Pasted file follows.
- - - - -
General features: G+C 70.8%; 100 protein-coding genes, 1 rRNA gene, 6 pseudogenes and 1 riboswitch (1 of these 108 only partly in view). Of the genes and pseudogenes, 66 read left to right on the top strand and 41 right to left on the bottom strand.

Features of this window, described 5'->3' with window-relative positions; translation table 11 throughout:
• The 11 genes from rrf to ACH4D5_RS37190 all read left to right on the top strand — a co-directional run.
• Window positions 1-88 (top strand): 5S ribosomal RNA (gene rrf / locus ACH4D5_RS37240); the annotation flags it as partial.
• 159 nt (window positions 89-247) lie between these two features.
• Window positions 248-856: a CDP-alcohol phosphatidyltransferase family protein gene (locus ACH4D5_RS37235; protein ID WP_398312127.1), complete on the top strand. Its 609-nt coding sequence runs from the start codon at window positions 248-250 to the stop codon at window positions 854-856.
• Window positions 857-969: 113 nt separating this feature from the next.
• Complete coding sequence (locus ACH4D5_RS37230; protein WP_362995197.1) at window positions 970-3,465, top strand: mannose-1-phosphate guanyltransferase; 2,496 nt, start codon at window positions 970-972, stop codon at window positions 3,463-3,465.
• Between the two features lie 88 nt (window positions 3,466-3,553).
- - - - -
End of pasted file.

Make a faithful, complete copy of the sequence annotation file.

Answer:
General features: G+C 70.8%; 100 protein-coding genes, 1 rRNA gene, 6 pseudogenes and 1 riboswitch (1 of these 108 only partly in view). Of the genes and pseudogenes, 66 read left to right on the top strand and 41 right to left on the bottom strand.

Features of this window, described 5'->3' with window-relative positions; translation table 11 throughout:
• The 11 genes from rrf to ACH4D5_RS37190 all read left to right on the top strand — a co-directional run.
• Window positions 1-88 (top strand): 5S ribosomal RNA (gene rrf / locus ACH4D5_RS37240); the annotation flags it as partial.
• 159 nt (window positions 89-247) lie between these two features.
• Window positions 248-856: a CDP-alcohol phosphatidyltransferase family protein gene (locus ACH4D5_RS37235; protein ID WP_398312127.1), complete on the top strand. Its 609-nt coding sequence runs from the start codon at window positions 248-250 to the stop codon at window positions 854-856.
• Window positions 857-969: 113 nt separating this feature from the next.
• Complete coding sequence (locus ACH4D5_RS37230; protein WP_362995197.1) at window positions 970-3,465, top strand: mannose-1-phosphate guanyltransferase; 2,496 nt, start codon at window positions 970-972, stop codon at window positions 3,463-3,465.
• Between the two features lie 88 nt (window positions 3,466-3,553).